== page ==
How to curb rising crime
Last month, there was a lot of talk about the ISS' release of their 2015 crime statistics report, which indicated a dramatic rise in crime across South Africa. Once again, we were reminded that crime is one of the biggest social problems in South Africa, as it devastates communities, destroys lives, cripples the economy, and demoralises citizens.
No one seems to have a sure-fire solution to this problem, however. Police Minister Nathi Nhleko candidly stated that this problem cannot be solved by policing. An increase in policing will only treat the symptoms. What Nhleko suggested we need is intervention on a social level. "We are dealing with the social circumstance of society," Nhleko stated. "The numbers are also reflective of the state of society."
At the heart of the education and training programme at Goodwood Correctional Services is this idea of social intervention as a means to rehabilitate offenders and consequently to curb the national crime rate. The aim of the educational programme, says Glory Shabangu, is "to influence offenders to adopt a positive and appropriate norms and values system and to develop life, social and vocational skills that will equip the offenders to function effectively without having to return to crime." Empowerment as a form of rehabilitation
In 2012, as part of the Lead SA
initiative, Oxbridge Academy started its Corporate Social Responsibility programme
by sponsoring a distance learning college course for an inmate at the Goodwood Correctional Services facility. This was such a success that Oxbridge Academy decided to continue donating more and more courses and bursaries with each following year. In the last two years, Oxbridge Academy has donated over 20 courses to the inmates of Goodwood Correctional Services.
According to Shabangu, the success of these particular courses lies in the fact that they "are outcomes-based, need-driven, cost-effective, and meet the requirements of the National Qualification Framework (NQF)." But it's about more than just practicality, however. These programmes are vocational skills development courses, which means that they empower inmates by allowing them to participate in the country's economy and thus to successfully reintegrate into society.
"Education improves the quality of life for offenders," says Shabangu. "It provides diverse educational opportunities to offenders that are needs-based and market-related. It equips offenders with skills and attributes necessary for self-reliance and good citizenship." The effects of these courses are very positive, according to Shabangu. "When offenders are released, they are able to find employment through the skills obtained from Oxbridge Academy and to sustain their families and continue with their studies outside."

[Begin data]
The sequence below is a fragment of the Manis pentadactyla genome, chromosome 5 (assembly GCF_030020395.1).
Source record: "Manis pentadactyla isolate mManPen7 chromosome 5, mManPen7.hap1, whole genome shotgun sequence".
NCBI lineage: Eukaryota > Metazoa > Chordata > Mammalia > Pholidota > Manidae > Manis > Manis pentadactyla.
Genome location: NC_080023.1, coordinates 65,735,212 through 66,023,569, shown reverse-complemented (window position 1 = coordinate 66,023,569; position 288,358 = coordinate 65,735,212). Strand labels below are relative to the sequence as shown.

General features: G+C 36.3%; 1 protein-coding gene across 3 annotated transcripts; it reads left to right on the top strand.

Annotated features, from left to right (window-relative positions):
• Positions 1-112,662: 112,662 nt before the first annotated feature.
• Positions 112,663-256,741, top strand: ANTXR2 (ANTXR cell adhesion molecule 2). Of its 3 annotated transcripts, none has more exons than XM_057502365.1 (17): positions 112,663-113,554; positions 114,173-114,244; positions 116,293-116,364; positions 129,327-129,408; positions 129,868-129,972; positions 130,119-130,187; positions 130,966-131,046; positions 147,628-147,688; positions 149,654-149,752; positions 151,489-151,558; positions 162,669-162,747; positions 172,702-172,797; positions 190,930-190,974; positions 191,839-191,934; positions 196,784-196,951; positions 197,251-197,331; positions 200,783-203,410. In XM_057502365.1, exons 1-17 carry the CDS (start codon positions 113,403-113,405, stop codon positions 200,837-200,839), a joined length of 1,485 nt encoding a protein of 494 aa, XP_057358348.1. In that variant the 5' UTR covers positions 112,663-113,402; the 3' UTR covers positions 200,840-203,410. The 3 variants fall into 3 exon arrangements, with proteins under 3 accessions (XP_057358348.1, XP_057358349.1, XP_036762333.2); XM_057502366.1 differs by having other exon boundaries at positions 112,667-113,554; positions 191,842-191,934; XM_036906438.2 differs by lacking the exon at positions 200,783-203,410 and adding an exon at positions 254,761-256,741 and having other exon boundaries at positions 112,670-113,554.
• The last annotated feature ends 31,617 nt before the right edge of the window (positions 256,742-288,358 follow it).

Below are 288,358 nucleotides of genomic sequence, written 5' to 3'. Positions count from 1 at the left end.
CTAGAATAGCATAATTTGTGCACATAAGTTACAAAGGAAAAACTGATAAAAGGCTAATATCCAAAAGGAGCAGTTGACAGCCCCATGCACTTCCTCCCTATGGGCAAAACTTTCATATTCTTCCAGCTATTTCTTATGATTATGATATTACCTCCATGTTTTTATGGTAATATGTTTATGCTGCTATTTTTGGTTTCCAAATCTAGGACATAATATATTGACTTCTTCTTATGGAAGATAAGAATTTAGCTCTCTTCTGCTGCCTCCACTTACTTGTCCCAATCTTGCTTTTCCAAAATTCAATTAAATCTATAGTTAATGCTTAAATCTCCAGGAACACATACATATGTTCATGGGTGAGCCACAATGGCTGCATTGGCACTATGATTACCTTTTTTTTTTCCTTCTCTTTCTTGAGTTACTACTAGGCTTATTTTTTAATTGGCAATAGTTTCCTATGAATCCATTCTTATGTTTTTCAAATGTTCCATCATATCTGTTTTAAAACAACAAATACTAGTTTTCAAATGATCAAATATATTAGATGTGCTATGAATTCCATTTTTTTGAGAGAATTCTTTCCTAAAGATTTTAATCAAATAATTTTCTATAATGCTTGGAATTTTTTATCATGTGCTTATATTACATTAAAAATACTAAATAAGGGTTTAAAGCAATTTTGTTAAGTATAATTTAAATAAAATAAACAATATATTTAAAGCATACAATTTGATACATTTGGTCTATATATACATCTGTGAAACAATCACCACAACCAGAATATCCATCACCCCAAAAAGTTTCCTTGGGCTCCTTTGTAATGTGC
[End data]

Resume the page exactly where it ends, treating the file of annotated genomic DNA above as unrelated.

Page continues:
Lenette Daniel, who has been responsible for driving the programme from Oxbridge Academy's side, says, "I look at what courses can benefit them. Like OHS or Logistics and Supply Chain Management. Something that will at least enable them to apply for work when they are done."
For the 2015/2016 year, Oxbridge Academy is donating 30 distance learning courses to the Goodwood Correctional Services, including Small Business Management
, Project Management
, and Logistics and Supply Chain Management
courses. Why corporate social responsibility matters
According to Chapter 3 of the White Paper on Corrections in South Africa in the Department of Correctional Services, correction and rehabilitation is a societal responsibility. For this reason, says Shabangu, "the Department of Correctional Services needs cooperation from other government Departments, community-based organisations, and non-governmental organisations." She adds, "Collectively there is a need to ensure we contribute to the betterment of the circumstances of families and communities."
The social problems South Africa faces cannot be solved by governmental or legislative intervention alone. There is, as Shabangu states, a civic responsibility that lies with every corporation, business, and individual citizen in South Africa. "It is imperative for external service providers to have sustainable partnerships with the Department of Correctional Services to rehabilitate offenders through education, employment, and training for self-employment on their release," says Shabangu.
Oxbridge Academy is proud to continue being part of the education and training programme at Goodwood Correctional Services. Hopefully the little that we do, together with efforts from other organisations, governmental bodies, and people like Glory Shabangu, will contribute to the solution of the biggest social problem facing South African society. To find out more about Oxbridge Academy, you can visit our website here or call us on 021 1100 200.